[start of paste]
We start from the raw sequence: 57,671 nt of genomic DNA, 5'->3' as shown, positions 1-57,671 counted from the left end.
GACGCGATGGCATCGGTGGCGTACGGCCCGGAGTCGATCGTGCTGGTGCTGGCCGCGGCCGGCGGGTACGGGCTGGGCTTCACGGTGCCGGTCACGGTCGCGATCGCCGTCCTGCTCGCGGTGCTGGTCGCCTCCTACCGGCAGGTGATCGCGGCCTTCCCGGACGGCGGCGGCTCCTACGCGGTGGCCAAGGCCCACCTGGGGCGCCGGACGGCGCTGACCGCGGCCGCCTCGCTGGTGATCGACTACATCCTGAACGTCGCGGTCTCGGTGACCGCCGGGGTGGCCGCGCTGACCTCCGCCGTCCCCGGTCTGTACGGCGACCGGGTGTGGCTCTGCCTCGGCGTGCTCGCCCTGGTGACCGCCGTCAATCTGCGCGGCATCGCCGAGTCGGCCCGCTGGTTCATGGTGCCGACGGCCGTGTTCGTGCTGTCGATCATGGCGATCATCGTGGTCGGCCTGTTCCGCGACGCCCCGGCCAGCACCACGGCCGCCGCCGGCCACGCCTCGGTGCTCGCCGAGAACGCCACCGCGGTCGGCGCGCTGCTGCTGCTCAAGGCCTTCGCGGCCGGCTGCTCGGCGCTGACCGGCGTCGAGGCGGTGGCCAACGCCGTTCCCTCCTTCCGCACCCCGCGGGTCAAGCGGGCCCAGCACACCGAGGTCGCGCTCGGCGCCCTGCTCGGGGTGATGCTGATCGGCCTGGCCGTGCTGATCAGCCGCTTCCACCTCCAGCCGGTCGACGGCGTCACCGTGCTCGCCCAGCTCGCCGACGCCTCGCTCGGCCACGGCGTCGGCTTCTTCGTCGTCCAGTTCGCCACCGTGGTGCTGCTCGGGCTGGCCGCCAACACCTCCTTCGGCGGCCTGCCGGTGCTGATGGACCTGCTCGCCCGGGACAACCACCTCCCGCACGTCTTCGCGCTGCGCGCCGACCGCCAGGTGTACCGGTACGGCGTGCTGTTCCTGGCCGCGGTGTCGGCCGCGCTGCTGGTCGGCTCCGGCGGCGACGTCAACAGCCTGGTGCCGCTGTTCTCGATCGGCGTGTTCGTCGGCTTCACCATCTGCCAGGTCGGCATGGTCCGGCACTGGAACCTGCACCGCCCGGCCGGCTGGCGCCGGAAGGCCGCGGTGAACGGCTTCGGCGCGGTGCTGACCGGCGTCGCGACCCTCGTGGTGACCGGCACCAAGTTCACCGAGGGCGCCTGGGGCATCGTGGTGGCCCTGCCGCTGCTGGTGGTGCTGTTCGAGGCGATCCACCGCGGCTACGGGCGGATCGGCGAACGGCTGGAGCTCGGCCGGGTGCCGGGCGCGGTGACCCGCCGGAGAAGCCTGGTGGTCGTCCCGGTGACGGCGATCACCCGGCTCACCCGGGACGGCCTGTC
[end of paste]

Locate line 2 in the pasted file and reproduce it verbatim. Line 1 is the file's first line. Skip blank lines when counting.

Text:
GACGCGATGGCATCGGTGGCGTACGGCCCGGAGTCGATCGTGCTGGTGCTGGCCGCGGCCGGCGGGTACGGGCTGGGCTTCACGGTGCCGGTCACGGTCGCGATCGCCGTCCTGCTCGCGGTGCTGGTCGCCTCCTACCGGCAGGTGATCGCGGCCTTCCCGGACGGCGGCGGCTCCTACGCGGTGGCCAAGGCCCACCTGGGGCGCCGGACGGCGCTGACCGCGGCCGCCTCGCTGGTGATCGACTACATCCTGAACGTCGCGGTCTCGGTGACCGCCGGGGTGGCCGCGCTGACCTCCGCCGTCCCCGGTCTGTACGGCGACCGGGTGTGGCTCTGCCTCGGCGTGCTCGCCCTGGTGACCGCCGTCAATCTGCGCGGCATCGCCGAGTCGGCCCGCTGGTTCATGGTGCCGACGGCCGTGTTCGTGCTGTCGATCATGGCGATCATCGTGGTCGGCCTGTTCCGCGACGCCCCGGCCAGCACCACGGCCGCCGCCGGCCACGCCTCGGTGCTCGCCGAGAACGCCACCGCGGTCGGCGCGCTGCTGCTGCTCAAGGCCTTCGCGGCCGGCTGCTCGGCGCTGACCGGCGTCGAGGCGGTGGCCAACGCCGTTCCCTCCTTCCGCACCCCGCGGGTCAAGCGGGCCCAGCACACCGAGGTCGCGCTCGGCGCCCTGCTCGGGGTGATGCTGATCGGCCTGGCCGTGCTGATCAGCCGCTTCCACCTCCAGCCGGTCGACGGCGTCACCGTGCTCGCCCAGCTCGCCGACGCCTCGCTCGGCCACGGCGTCGGCTTCTTCGTCGTCCAGTTCGCCACCGTGGTGCTGCTCGGGCTGGCCGCCAACACCTCCTTCGGCGGCCTGCCGGTGCTGATGGACCTGCTCGCCCGGGACAACCACCTCCCGCACGTCTTCGCGCTGCGCGCCGACCGCCAGGTGTACCGGTACGGCGTGCTGTTCCTGGCCGCGGTGTCGGCCGCGCTGCTGGTCGGCTCCGGCGGCGACGTCAACAGCCTGGTGCCGCTGTTCTCGATCGGCGTGTTCGTCGGCTTCACCATCTGCCAGGTCGGCATGGTCCGGCACTGGAACCTGCACCGCCCGGCCGGCTGGCGCCGGAAGGCCGCGGTGAACGGCTTCGGCGCGGTGCTGACCGGCGTCGCGACCCTCGTGGTGACCGGCACCAAGTTCACCGAGGGCGCCTGGGGCATCGTGGTGGCCCTGCCGCTGCTGGTGGTGCTGTTCGAGGCGATCCACCGCGGCTACGGGCGGATCGGCGAACGGCTGGAGCTCGGCCGGGTGCCGGGCGCGGTGACCCGCCGGAGAAGCCTGGTGGTCGTCCCGGTGACGGCGATCACCCGGCTCACCCGGGACGGCCTGTC